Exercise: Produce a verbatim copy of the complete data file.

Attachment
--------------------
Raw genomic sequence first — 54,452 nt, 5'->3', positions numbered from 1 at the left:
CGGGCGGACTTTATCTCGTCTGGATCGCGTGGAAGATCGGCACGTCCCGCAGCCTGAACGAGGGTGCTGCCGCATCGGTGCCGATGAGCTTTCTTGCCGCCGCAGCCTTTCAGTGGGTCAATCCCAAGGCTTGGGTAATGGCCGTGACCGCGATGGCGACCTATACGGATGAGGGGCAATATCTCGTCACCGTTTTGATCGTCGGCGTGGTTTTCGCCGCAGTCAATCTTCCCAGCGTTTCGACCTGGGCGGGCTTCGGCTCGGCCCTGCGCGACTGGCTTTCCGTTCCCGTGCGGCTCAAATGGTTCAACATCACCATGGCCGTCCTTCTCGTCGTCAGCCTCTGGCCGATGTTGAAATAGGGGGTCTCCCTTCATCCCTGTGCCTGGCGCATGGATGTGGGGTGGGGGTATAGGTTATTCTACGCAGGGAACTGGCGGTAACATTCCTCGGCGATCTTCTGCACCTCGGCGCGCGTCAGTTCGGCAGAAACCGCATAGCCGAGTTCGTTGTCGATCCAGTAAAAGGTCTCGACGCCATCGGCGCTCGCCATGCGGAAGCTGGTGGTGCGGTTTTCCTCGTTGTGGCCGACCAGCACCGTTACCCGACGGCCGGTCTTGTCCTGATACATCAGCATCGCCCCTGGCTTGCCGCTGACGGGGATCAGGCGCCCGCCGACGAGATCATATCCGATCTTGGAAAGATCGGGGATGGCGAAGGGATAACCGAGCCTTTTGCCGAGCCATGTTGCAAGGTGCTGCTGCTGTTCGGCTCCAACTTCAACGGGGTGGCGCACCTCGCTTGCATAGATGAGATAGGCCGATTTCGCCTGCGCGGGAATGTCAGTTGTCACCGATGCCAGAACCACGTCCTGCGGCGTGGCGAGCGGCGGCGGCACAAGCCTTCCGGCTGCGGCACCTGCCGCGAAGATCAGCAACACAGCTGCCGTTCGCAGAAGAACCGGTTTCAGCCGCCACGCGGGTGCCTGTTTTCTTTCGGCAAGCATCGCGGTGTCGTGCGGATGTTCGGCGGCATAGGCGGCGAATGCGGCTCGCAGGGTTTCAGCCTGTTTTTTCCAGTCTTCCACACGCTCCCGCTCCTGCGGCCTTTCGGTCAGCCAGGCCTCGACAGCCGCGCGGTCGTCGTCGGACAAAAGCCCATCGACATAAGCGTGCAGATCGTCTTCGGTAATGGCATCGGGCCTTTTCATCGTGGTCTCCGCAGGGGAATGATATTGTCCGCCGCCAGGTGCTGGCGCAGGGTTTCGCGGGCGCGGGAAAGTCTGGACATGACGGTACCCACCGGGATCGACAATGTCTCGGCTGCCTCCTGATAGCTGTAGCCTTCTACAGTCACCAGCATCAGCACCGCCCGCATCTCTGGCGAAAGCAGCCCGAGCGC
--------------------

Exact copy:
Raw genomic sequence first — 54,452 nt, 5'->3', positions numbered from 1 at the left:
CGGGCGGACTTTATCTCGTCTGGATCGCGTGGAAGATCGGCACGTCCCGCAGCCTGAACGAGGGTGCTGCCGCATCGGTGCCGATGAGCTTTCTTGCCGCCGCAGCCTTTCAGTGGGTCAATCCCAAGGCTTGGGTAATGGCCGTGACCGCGATGGCGACCTATACGGATGAGGGGCAATATCTCGTCACCGTTTTGATCGTCGGCGTGGTTTTCGCCGCAGTCAATCTTCCCAGCGTTTCGACCTGGGCGGGCTTCGGCTCGGCCCTGCGCGACTGGCTTTCCGTTCCCGTGCGGCTCAAATGGTTCAACATCACCATGGCCGTCCTTCTCGTCGTCAGCCTCTGGCCGATGTTGAAATAGGGGGTCTCCCTTCATCCCTGTGCCTGGCGCATGGATGTGGGGTGGGGGTATAGGTTATTCTACGCAGGGAACTGGCGGTAACATTCCTCGGCGATCTTCTGCACCTCGGCGCGCGTCAGTTCGGCAGAAACCGCATAGCCGAGTTCGTTGTCGATCCAGTAAAAGGTCTCGACGCCATCGGCGCTCGCCATGCGGAAGCTGGTGGTGCGGTTTTCCTCGTTGTGGCCGACCAGCACCGTTACCCGACGGCCGGTCTTGTCCTGATACATCAGCATCGCCCCTGGCTTGCCGCTGACGGGGATCAGGCGCCCGCCGACGAGATCATATCCGATCTTGGAAAGATCGGGGATGGCGAAGGGATAACCGAGCCTTTTGCCGAGCCATGTTGCAAGGTGCTGCTGCTGTTCGGCTCCAACTTCAACGGGGTGGCGCACCTCGCTTGCATAGATGAGATAGGCCGATTTCGCCTGCGCGGGAATGTCAGTTGTCACCGATGCCAGAACCACGTCCTGCGGCGTGGCGAGCGGCGGCGGCACAAGCCTTCCGGCTGCGGCACCTGCCGCGAAGATCAGCAACACAGCTGCCGTTCGCAGAAGAACCGGTTTCAGCCGCCACGCGGGTGCCTGTTTTCTTTCGGCAAGCATCGCGGTGTCGTGCGGATGTTCGGCGGCATAGGCGGCGAATGCGGCTCGCAGGGTTTCAGCCTGTTTTTTCCAGTCTTCCACACGCTCCCGCTCCTGCGGCCTTTCGGTCAGCCAGGCCTCGACAGCCGCGCGGTCGTCGTCGGACAAAAGCCCATCGACATAAGCGTGCAGATCGTCTTCGGTAATGGCATCGGGCCTTTTCATCGTGGTCTCCGCAGGGGAATGATATTGTCCGCCGCCAGGTGCTGGCGCAGGGTTTCGCGGGCGCGGGAAAGTCTGGACATGACGGTACCCACCGGGATCGACAATGTCTCGGCTGCCTCCTGATAGCTGTAGCCTTCTACAGTCACCAGCATCAGCACCGCCCGCATCTCTGGCGAAAGCAGCCCGAGCGC